transparent leaves of gold, intermingled with red,
glisten in the warm May sunshine, the russet
beauties of autumn combined with the fresh, bright
loveliness of early spring !

Not till the very end of May will this walnut tree
be in full leaf. He is the latest of all the trees. The
young, tender leaves scent almost as sweetly as the
verbena in the greenhouse. It is curious that ash
trees, when they are close to a river, hang their
branches down towards the water like the " weeping
willows." Is this connected, I wonder, with the
strange attraction water has for certain kinds of
wood, by which the water-finder, armed with a hazel


wand, is able to divine the presence of aqua pura
hundreds of feet below the surface of the earth ?
What this strange art of rhabdomancy is I know
not, but the "weeping" ash in our garden by the
Coin is one of the most beautiful and shapely trees
I ever saw. It will be an evil day when some cruel
hurricane hurls it to the ground. We have lost many
a fine tree in recent years, some through gales, but
others, alas ! by the hand of man.

A few years ago I discovered a spot about a quarter
of a mile from my home which reminded me of the
beautiful Eton playing-fields,

" Where once my careless childhood stray'd,
A stranger yet to pain."

It consisted of a few grass fields shut off by high
hedges, and completely encircled by a number of fine
elm trees of great age and lovely foliage. At one
end a broad and shallow reach of the Coin completed
the scene.

Having obtained a long lease of the place, I grubbed
up the hedges, turned three small fields into one, and
made a cricket ground in the midst. My object was
to imitate as far as possible the " Upper Club " of the
Eton playing-fields.

I had barely accomplished the work, the cricket
ground had just been levelled, when the landlord's
agent or more probably his " mortgagee " arrived on
trie scene, accompanied by a hard-headed, blustering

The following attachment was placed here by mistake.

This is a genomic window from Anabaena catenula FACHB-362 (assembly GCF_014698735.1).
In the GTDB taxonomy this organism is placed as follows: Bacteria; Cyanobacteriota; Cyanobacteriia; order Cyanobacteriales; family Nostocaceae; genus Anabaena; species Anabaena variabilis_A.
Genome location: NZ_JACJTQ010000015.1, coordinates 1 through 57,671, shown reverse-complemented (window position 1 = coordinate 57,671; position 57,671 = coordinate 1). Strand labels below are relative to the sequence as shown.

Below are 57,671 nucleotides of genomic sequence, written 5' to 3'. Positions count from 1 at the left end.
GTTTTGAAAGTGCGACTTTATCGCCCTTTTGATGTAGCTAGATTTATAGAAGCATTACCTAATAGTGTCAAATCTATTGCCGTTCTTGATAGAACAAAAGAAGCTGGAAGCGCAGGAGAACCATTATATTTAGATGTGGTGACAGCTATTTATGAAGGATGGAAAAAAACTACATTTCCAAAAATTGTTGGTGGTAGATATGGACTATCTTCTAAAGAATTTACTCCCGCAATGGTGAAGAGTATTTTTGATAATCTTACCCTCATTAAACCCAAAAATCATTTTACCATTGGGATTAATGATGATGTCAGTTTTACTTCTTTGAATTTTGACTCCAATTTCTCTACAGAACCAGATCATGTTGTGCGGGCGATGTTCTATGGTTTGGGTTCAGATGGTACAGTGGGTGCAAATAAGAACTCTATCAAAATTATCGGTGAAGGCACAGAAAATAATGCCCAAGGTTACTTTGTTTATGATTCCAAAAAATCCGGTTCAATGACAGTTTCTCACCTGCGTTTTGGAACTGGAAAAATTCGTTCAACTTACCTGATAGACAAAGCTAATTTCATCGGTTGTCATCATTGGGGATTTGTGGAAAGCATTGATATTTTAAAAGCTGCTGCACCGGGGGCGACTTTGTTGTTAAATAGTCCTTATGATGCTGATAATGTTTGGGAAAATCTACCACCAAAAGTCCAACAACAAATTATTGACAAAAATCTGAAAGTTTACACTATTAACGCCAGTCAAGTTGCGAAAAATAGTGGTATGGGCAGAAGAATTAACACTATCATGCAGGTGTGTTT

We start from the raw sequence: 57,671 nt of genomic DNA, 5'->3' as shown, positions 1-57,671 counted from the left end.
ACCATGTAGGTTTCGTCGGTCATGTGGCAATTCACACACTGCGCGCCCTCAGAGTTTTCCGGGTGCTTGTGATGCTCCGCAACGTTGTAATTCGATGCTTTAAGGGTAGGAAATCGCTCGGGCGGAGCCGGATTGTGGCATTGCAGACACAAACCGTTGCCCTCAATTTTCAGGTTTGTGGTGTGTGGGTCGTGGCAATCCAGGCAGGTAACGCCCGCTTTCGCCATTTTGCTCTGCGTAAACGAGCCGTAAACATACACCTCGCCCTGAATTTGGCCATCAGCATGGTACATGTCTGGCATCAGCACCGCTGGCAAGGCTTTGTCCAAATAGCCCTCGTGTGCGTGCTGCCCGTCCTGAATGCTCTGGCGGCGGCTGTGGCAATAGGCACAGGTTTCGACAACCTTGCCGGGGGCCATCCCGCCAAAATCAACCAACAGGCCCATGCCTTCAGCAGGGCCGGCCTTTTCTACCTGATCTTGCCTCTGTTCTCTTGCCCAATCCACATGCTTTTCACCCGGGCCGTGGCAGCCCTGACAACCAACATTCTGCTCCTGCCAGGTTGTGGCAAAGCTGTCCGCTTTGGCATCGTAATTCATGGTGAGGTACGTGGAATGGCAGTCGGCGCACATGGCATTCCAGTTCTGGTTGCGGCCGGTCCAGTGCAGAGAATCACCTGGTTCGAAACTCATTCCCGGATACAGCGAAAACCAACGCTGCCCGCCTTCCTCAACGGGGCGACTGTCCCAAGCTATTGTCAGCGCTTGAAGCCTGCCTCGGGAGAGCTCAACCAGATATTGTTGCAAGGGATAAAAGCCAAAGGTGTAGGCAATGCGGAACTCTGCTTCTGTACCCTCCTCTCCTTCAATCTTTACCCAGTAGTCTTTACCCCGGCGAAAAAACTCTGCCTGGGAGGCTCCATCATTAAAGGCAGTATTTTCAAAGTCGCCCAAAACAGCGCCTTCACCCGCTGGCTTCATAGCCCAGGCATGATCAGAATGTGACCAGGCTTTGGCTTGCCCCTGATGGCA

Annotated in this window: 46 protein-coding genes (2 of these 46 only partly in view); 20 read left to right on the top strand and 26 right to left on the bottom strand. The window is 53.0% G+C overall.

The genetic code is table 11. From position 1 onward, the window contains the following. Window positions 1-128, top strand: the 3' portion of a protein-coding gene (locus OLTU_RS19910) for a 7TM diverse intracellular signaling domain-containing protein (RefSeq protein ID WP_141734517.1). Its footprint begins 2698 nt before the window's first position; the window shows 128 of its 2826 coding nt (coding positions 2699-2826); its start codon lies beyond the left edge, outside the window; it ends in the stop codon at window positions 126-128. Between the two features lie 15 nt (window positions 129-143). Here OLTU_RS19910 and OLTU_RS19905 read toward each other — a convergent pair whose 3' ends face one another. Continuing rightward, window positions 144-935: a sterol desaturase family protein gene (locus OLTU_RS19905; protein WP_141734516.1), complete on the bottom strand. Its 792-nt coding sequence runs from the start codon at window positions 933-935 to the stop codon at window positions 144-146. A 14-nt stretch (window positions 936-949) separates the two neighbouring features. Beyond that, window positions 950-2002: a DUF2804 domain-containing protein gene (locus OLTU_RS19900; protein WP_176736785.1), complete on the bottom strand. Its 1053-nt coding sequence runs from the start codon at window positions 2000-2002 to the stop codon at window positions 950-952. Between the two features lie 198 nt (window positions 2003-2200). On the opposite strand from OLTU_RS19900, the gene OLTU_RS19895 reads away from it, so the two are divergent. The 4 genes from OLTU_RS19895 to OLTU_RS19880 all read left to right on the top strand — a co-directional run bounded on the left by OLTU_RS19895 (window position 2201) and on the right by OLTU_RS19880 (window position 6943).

timber merchant from Cheltenham. To my horror
and dismay I was informed that, money being very


scarce, they contemplated making a clean sweep of
these grand old elms. On my expostulating, they
merely suggested that cutting down the trees would
be a great improvement, as the place would be opened
up thereby and made healthier.

In the hope of warding off the evil day we offered
to pay the price of some of the finest trees, although
they could only legally be bought for the present
proprietor's lifetime.

The contractor, however, rather than leave his work
of destruction incomplete, put a ridiculous price on
them. He refused to accept a larger sum than he
could ever have cleared by cutting them down. This
is what Cowper would have stigmatised as

" disclaiming all regard
For mercy and the common rights of man,"

and " conducting trade at the sword's point."

We then resolved to buy the farm. But the stars
in their courses fought against us ; we were unsuccess-
ful in our attempt to purchase the freehold.

And so the contractor's men came with axes and
saws and horses and carts. For days and weeks I
was haunted by that hideous nightmare, the crash
of groaning trees as they fell all around, soon to
be stripped of all their glorious beauty. The cruel,
blasphemous shouts of the men, as they made their
long-suffering horses drag the huge, dismembered
trunks across the beautifully levelled greensward of
the cricket ground, were positively heart-rending.
Ninety great elms did they strike down. A few


were left, but of these the two finest came down in
the great gale of March 1896.

" Sic transit gloria mundi."

Trees are like old familiar friends, we cannot bear
to lose them ; every one that falls reminds us of
"the days that are no more." Struck down in all
the pride and beauty of their days, they remind
us that

" Those who once gave promise
Of fruit for manhood's prime
Have passed from us for ever,
Gone home before their time."

They remind me that four of my greatest friends
at school, ten short years ago, are long since dead.
Like the trees felled by the woodman's axe, they
were struck down by the sickle of the silent Reaper,
even as the golden sheaves that are gathered into
the beautiful barns. Other trees will spring up and
shade the naked earth in the woods with their mantle
of green : so, also,

" Others will fill our places
Dressed in the old light blue."

And just as in the woods fresh young saplings are
daily springing up, so also the merry voices of happy,
generous boys are ringing, as I write, in the old, old
courts and cloisters by the silvery Thames ; their
merry laughter is echoed by the bare grey walls,
whereon the names of those who have long been

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Online LibraryJ. Arthur GibbsCotswold village; or, Country life & pursuits in Gloucestershire → online text (page 22 of 27)